Rotheram was subsequently elected Mayor in 2017. In September of the same year, he was named at Number 73 in 'The 100 Most Influential People on the Left' by LBC.[11]

Hillsborough disasterEdit

In a speech whilst Lord Mayor of Liverpool on the twentieth anniversary of the Hillsborough disaster, he said, "I'm one of the fortunate ones, as I swapped my Leppings Lane ticket for a stand seat 15 minutes before kick-off...if I can go from being a brickie in Kirkby to the Lord Mayor, who knows what these ninety-six people may have achieved in their lives".[12] In October 2011, he gave an emotional speech to the House of Commons where he read out the names of all ninety-six victims in the Hillsborough disaster so they would be recorded in Hansard, and called for the release of all government papers relating to the disaster. The speech later won an award as the Parliamentary Speech of the Year.[5] After the papers were released in September 2012, it became known they showed widespread corruption from South Yorkshire Police, Rotheram called upon Prime Minister David Cameron to issue an apology on behalf of the government, which he later did.[13][14]

Rotheram was the chief organiser of a charity single designed to raise funds to cover the legal costs of the Hillsborough families which attracted the attention of the award-winning music producer Guy Chambers. In September 2012, along with members of The Farm, Mick Jones, and former Liverpool manager Kenny Dalglish, Rotheram arranged for a number of artists to record a cover of "He Ain't Heavy, He's My Brother" as "The Justice Collective", in an attempt to reach the coveted Christmas number one.[15] The cover included contributions from artists such as Paul McCartney, Robbie Williams, Holly Johnson and Melanie C, as well as featuring Rotheram himself. On 23 December 2012, it was confirmed that the cover had become Christmas number one, which Rotheram called "an honour".[16]

Manchester Arena disasterEdit

Rotheram's two daughters were present at the 2017 Manchester explosion, in an Ariana Grande concert on 22 May 2017, when a number of people were killed and injured.[17]

Personal lifeEdit

Rotheram is married to Sandra, a community psychiatric nurse; the couple have three children.[6]


  1. ^ "Steve Rotheram MP". BBC News. Retrieved 25 July 2010.
  2. ^
  3. ^ Stewart, Gary (26 March 2010). "Cllr Steve Rotheram chosen to fight Liverpool Walton constituency for Labour". Liverpool Echo. Retrieved 22 February 2015.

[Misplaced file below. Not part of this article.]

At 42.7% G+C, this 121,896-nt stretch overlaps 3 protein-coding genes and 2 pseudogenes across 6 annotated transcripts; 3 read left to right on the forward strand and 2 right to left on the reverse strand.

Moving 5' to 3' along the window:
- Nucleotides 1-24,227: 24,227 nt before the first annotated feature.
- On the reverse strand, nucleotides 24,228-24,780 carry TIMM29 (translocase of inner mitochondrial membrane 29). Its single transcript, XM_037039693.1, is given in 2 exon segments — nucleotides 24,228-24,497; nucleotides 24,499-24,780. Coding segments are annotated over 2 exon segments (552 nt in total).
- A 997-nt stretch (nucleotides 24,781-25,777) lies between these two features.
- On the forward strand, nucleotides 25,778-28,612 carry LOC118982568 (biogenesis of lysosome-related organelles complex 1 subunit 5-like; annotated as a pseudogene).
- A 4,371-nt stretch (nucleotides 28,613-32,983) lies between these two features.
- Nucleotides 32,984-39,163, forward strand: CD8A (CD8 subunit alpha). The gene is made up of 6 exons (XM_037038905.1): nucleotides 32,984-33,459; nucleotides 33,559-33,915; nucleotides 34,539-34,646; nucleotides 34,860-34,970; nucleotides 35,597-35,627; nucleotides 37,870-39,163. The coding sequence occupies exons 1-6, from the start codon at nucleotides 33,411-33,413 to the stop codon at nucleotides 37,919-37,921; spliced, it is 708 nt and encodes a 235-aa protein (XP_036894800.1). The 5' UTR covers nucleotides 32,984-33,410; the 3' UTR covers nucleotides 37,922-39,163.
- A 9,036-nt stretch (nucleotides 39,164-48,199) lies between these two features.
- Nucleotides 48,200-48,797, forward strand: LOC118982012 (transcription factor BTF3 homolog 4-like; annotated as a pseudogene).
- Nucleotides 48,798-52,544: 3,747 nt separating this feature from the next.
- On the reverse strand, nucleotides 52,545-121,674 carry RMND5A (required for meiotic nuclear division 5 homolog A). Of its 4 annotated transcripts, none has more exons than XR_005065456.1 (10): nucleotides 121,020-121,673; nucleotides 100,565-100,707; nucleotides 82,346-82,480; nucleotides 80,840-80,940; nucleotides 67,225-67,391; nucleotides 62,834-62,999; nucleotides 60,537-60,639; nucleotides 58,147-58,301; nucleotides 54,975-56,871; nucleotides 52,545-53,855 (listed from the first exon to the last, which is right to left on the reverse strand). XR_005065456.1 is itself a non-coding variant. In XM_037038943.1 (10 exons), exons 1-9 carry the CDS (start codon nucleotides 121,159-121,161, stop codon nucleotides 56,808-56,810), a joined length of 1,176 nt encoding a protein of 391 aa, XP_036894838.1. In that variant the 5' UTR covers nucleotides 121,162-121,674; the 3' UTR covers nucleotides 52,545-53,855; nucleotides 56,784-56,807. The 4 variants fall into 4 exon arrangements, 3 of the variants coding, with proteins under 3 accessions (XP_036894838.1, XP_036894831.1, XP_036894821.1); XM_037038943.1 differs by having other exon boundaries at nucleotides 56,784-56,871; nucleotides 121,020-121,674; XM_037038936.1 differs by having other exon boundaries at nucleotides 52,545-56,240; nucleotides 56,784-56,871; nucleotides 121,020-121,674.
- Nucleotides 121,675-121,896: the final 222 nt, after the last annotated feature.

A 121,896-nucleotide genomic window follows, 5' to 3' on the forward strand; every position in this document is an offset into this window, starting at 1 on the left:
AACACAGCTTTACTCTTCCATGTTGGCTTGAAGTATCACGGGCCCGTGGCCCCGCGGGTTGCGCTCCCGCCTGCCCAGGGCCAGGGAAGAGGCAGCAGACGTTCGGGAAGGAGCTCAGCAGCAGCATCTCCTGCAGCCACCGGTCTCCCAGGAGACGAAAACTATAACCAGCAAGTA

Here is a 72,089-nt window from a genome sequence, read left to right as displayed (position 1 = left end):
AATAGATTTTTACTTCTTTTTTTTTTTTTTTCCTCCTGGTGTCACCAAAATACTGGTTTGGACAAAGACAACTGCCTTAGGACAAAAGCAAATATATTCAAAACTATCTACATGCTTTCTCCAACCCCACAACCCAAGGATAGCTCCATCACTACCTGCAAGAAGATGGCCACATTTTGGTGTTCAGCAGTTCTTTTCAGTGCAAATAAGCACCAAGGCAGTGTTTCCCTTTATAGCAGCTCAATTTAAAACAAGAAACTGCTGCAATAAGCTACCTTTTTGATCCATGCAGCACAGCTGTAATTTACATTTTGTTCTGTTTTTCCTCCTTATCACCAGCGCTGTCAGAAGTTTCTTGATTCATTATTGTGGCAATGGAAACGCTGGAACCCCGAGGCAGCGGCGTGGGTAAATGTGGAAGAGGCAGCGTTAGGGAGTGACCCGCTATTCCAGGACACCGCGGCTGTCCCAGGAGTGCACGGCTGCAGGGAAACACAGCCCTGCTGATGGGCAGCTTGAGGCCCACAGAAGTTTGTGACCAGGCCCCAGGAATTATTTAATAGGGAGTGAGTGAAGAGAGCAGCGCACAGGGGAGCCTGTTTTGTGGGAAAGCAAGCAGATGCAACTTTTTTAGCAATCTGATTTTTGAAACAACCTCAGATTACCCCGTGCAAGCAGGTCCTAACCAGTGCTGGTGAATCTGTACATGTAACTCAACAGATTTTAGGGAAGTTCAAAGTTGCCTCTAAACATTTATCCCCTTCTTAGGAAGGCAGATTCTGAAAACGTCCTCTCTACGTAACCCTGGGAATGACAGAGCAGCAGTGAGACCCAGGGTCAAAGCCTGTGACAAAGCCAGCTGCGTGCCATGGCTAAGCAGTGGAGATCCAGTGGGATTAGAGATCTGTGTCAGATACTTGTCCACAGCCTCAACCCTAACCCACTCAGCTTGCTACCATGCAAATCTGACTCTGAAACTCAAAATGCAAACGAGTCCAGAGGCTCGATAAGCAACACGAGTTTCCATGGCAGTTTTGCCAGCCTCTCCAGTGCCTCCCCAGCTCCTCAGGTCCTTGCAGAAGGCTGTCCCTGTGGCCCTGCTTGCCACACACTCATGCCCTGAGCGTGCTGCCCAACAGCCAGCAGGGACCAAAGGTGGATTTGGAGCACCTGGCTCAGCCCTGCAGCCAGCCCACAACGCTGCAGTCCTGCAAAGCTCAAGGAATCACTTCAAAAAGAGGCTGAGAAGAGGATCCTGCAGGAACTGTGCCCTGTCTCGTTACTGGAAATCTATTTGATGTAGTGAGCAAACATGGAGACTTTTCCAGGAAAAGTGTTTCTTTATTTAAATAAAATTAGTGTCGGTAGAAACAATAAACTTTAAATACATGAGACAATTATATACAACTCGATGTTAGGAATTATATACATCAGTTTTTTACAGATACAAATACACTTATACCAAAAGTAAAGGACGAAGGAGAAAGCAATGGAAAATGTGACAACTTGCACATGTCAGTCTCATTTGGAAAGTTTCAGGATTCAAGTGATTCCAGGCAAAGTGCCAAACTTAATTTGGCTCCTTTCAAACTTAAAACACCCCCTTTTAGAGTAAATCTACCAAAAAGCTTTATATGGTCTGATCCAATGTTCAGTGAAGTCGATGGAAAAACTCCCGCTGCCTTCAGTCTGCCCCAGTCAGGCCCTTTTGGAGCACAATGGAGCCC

4. ^ "Elections |". Retrieved 15 February 2018.
  5. ^ a b c "The Big Interview: Liverpool Walton MP Steve Rotheram 'My plan was not to become overinvolved in politics'". Liverpool Post. 25 January 2013.
  6. ^ a b c "About Steve". Steve Rotheram MP: Liverpool Walton. Retrieved 22 February 2015.
  7. ^ "Election 2010: Liverpool Walton". BBC News. Retrieved 22 February 2015.
  8. ^ Eaton, George (26 January 2015). "The Labour left demand a change of direction - why their intervention matters". New Statesman. Retrieved 5 April 2015.
  9. ^ a b Liam Murphy (23 May 2016). "Steve Rotheram 'doesn't want to fall out' with Joe Anderson over metro mayor job". Liverpool Echo. Retrieved 25 May 2016.
  10. ^ "Subscribe to read". Financial Times.
  11. ^ Dale, Iain (25 September 2017). "The 100 Most Influential People On The Left: Iain Dale's 2017 List". LBC. Retrieved 10 November 2017.
  12. ^ "3.06pm - a time to remember: Hillsborough 20 years on". Liverpool Echo. 15 April 2009. Archived from the original on 11 October 2012. Retrieved 20 April 2010.
  13. ^ "Hillsborough papers should be released - MPs". BBC News. 17 October 2011. Retrieved 29 December 2011.
  14. ^ Quinn, Ben (17 October 2011). "Hillsborough disaster: MPs debate disclosure of secret documents - as it happened". The Guardian. Retrieved 22 February 2015.
  15. ^ "Interview with Steve Mullin". Blue Kipper. 7 December 2012. Retrieved 22 February 2015.
  16. ^ "Official Singles Chart Top 100: 23 December 2012 - 29 December 2012". Official Charts Company. Retrieved 22 February 2015.
  17. ^ Rachel Roberts, Manchester 'explosions': A 'number of fatalities' reported following Ariana Grande concert in The Independent online dated 22 May 2017, accessed 23 May 2017

External linksEdit

Political offices
Preceded by
Paul Clark
Lord Mayor of Liverpool
Succeeded by
Mike Storey
New office Mayor of the Liverpool City Region
Parliament of the United Kingdom
Preceded by
Peter Kilfoyle
Member of Parliament for Liverpool Walton
Succeeded by
Dan Carden